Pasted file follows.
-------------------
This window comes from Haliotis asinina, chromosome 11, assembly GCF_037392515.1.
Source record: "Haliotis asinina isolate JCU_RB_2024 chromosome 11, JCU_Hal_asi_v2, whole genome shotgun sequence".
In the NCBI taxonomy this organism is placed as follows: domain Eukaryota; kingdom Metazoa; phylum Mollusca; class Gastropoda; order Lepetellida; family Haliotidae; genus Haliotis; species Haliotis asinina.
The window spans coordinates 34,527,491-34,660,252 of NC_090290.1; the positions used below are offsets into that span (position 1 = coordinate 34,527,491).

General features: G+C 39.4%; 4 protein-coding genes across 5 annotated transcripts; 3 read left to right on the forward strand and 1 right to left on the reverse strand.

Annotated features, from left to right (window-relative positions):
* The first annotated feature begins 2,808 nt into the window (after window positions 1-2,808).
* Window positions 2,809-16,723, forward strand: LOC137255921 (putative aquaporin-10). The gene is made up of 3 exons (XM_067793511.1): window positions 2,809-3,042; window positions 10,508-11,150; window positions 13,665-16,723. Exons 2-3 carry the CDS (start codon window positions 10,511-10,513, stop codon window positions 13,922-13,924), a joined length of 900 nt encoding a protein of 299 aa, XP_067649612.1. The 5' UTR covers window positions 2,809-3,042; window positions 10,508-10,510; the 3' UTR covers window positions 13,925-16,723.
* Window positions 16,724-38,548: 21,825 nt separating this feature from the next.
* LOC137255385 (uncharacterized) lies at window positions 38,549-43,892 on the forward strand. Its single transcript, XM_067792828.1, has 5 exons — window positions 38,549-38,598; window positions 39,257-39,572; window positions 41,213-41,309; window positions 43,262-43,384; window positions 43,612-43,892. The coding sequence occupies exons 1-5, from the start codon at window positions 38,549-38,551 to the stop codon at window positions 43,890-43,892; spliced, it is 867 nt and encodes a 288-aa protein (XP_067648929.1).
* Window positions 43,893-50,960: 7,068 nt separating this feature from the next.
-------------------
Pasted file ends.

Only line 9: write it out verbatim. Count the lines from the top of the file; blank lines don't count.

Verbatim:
* Window positions 16,724-38,548: 21,825 nt separating this feature from the next.